Ever feel like you’re ‘drowning in it’? When everything is too much, and you don’t have the time, space or mental energy for all that’s happening? Some people say their overwhelm appears out of the blue. Others say it creeps up; they can feel it approaching and do whatever they can to keep it away. And others, don’t have much overwhelm at all – although the people in their lives might be the ones who are bottling up all the pressure, and keeping things under control. Research f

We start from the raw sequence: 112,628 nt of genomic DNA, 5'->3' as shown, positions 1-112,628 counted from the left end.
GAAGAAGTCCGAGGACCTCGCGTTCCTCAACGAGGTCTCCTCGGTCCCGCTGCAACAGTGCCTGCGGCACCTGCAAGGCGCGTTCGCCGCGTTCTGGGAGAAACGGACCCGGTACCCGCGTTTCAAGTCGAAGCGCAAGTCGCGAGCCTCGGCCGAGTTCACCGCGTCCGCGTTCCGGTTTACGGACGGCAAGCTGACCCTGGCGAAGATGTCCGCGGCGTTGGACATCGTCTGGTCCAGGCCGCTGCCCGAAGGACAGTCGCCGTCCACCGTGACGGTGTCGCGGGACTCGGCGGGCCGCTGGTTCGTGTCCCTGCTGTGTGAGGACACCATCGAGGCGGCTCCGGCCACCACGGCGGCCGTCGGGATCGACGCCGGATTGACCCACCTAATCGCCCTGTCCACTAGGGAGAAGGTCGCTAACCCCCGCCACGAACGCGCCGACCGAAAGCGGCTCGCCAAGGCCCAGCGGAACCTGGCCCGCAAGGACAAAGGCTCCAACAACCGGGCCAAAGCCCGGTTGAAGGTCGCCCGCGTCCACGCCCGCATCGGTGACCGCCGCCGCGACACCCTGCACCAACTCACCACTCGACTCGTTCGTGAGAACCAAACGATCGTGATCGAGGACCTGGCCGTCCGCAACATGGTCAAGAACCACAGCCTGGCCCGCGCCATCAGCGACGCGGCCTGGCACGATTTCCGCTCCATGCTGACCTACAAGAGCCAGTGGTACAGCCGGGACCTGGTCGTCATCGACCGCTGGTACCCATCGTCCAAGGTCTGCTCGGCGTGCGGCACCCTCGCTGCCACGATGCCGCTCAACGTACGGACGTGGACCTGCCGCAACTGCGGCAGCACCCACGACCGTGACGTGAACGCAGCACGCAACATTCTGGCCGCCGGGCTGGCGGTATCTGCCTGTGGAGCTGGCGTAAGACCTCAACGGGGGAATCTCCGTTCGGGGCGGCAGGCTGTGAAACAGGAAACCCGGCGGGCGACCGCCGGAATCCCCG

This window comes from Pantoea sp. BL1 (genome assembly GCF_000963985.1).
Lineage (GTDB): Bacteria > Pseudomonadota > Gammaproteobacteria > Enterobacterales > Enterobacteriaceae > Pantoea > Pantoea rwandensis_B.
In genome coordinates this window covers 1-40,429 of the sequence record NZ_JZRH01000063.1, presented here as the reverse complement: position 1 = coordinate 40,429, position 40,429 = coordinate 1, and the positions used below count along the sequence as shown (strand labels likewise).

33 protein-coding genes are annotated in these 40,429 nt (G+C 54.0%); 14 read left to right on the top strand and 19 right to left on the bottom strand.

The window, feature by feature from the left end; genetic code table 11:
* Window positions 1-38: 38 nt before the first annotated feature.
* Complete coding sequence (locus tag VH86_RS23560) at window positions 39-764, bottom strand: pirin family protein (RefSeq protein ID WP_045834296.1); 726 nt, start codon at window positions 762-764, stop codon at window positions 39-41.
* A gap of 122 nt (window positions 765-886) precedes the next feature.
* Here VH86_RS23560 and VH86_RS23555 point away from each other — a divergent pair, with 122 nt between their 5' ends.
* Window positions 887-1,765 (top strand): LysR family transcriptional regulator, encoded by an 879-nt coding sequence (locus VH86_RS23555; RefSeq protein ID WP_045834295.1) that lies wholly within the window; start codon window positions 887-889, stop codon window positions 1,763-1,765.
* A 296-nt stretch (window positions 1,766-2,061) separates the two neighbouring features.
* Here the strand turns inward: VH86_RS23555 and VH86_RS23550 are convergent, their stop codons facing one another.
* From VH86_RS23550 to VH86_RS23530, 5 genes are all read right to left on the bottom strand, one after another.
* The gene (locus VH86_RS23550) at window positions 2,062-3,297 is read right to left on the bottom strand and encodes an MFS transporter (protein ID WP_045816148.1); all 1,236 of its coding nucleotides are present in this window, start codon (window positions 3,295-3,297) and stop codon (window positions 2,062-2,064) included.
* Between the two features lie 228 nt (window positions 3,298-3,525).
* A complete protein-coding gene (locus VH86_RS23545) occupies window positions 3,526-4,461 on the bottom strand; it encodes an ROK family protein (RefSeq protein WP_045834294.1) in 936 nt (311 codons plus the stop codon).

h from the Mental Health Foundation in the UK showed that of more than 4500 people surveyed, 74 per cent had felt so stressed they had been overwhelmed or unable to cope. The flow on effects of overwhelm aren’t good for us with respondents reporting they ate too much or unhealthily (46%), started or increased drinking (29%) and started or increased smoking (16%). Psychological effects included feeling depressed (51%) and feeling anxious (61%). Even greater effects like feelings of loneliness, self-harm and suicidal thoughts and feelings have also been reported. There is no long-term benefit to battling our way through overwhelm. In reality, it’s a sign that something is out of balance and needs to change. What can we do? First, understand that different things contribute to our overwhelm. Consider if your overwhelm is coming from your emotions, your workload or an overload of information. And it could even be a mix of all three. Then, do these things to help reduce the duration and intensity of overwhelm: Take note. When someone says they’re overwhelmed, listen, enquire, support. Have a conversation with them, find out what is overwhelming them and how they are feeling. Avoid the empty platitudes of ‘you’ve got this’ or ‘I’m sure you’ll be fine’. For the overwhelmed one, this doesn’t offer much help.Pause for a moment. If you’re experiencing overwhelm, it’s important to pause and get some perspective. You can stand up from your desk, leave the room, go outside, or change your ‘state’, your body’s physical position. This helps the brain by providing you with better resources, ideas and capabilities to deal with the pressure. It breaks the hold that overwhelm can have.Get it out of your head. If you’re juggling too much, write it down. Spend a few minutes emptying the contents of your head. What is it you’re thinking of, worried about or stressing over? Externalising information out of our head stops it spinning inside our head.Juggle less. It’s common for us to be juggling and multitasking many things at once. This doesn’t make overwhelm better, even though we hope it might. Instead, look at what you really need to get done today and put other tasks aside. Get on with the most important task and get it done.Stop starting, start finishing. This saying from software developers is wise advice. If you keep starting new tasks, it becomes impossible to finish them. Instead of starting new things and inviting overwhelm in, ask it to take a seat and wait. Finish something on your list so you get that inspiring reward of positive progress that you’ve completed something. Overwhelm is our body’s way of saying our balance is out. Rather than pushing on through the emotions, workload or information you’re trying to conquer, pause, write things down, and focus on finishing key tasks. We are highly capable humans, able to change how we respond and how we respond to overwhelm is a perfect example. When we stop doing the things that feed it or increase it, it can recede… just like the flood waters after a deluge. And keep in mind that even if you don’t experience the ‘drowning in it’ feeling of everything being too much, that others in your life, in your family, circle of friends or work colleagues may. Keep an eye out for the rising waters of overwhelm – for your own wellbeing and of those closest to you.